Until 2004, typical copper prices were about $.70 - $.75 / lb for cathode. Today, it's about $3.50. Stainless has increased in price over the last decade as well, but nowhere near what copper has done. Thus for most of distilling history, the premium for copper was considered to be worthwhile. In today's market, the premium is considerably larger which is forcing designers to really consider where copper is needed, and where stainless should be acceptable.

Link to comment
Share on other sites

copper is the traditional material for stills because until the development of stainless steel (a fairly recent invention in the history of distilling) it was the only viable material.

Distilling is a craft steeped in tradition, the Scottish distillers doubly so. as you would expect they are rather slow to make use of new technologies.

if someone wants to purchase an all copper still, I wouldn't dream of trying to talking them out of it. there is more than one way to get the job done, and your still doesn't have to be 100% copper to make a quality whiskey.

Copper boilers are something we intend to add to our lineup in time, not because we feel stainless is inferior, but because copper is pretty, and sometimes you want your equipment to be pretty as well as functional.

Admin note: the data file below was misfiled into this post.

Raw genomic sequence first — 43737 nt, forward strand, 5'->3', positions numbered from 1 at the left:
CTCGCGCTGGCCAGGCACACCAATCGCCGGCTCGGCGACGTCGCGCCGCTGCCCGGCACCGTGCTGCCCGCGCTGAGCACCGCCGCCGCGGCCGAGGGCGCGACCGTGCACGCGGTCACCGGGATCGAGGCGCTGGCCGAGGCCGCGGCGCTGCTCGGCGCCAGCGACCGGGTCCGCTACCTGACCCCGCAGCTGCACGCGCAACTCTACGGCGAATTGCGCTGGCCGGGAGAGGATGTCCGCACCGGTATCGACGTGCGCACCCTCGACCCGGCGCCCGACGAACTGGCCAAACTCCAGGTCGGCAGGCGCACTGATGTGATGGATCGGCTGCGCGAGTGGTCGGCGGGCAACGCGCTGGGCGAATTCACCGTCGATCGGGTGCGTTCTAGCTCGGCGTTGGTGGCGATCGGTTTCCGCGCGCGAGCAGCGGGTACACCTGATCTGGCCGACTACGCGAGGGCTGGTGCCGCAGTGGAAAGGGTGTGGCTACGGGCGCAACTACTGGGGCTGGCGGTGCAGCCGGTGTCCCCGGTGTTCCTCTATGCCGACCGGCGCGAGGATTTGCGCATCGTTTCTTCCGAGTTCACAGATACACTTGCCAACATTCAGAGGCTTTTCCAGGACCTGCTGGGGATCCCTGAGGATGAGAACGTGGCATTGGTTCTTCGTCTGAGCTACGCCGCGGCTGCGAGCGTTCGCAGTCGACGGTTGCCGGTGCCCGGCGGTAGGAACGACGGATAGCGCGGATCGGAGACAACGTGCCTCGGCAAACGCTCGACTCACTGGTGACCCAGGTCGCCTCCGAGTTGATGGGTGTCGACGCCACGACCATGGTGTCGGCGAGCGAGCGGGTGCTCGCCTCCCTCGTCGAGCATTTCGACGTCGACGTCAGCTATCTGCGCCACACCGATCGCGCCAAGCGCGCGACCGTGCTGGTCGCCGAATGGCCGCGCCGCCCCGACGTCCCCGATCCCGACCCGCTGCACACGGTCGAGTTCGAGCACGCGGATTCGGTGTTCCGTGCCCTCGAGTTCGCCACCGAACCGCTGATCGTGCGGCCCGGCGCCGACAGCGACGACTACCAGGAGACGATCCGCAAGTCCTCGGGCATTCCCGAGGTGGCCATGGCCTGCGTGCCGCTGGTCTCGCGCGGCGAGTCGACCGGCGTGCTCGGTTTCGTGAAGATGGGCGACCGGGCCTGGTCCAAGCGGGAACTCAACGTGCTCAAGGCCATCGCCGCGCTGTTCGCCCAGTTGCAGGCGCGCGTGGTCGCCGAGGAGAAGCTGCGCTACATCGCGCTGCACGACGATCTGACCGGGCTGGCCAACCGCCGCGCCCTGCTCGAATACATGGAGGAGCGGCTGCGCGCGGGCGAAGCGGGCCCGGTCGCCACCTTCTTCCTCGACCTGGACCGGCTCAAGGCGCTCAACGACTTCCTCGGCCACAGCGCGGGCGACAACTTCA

Link to comment
Share on other sites

They crazy thing about his industry is if you ask two people the same question you will get two different answers. Both of them could be the best in the industry. And in the end both of them could be correct. At a distilling class I took one of the owners made a statement “It might be better to get two consultants.” It took me a while to understand what he was saying. There are so many ways to do make an amazing product and one way might not necessarily the correct or only way. I also understand he meant more with his statements than just this like, are the consultants bias? Do they sell a current brand. Will they push that brand to make more money? But in the end it is how you want to put your finishing touch on your product. Do you like it? Does that affect have the flavor on it you like? In your case is the valve of pure cooper worth the cost? Do you have money to pay for the added costs? Could money be spent in other area’s such as building? Or a bigger still? Many of people have said its not the still but the product going into it that comes out an award winning product.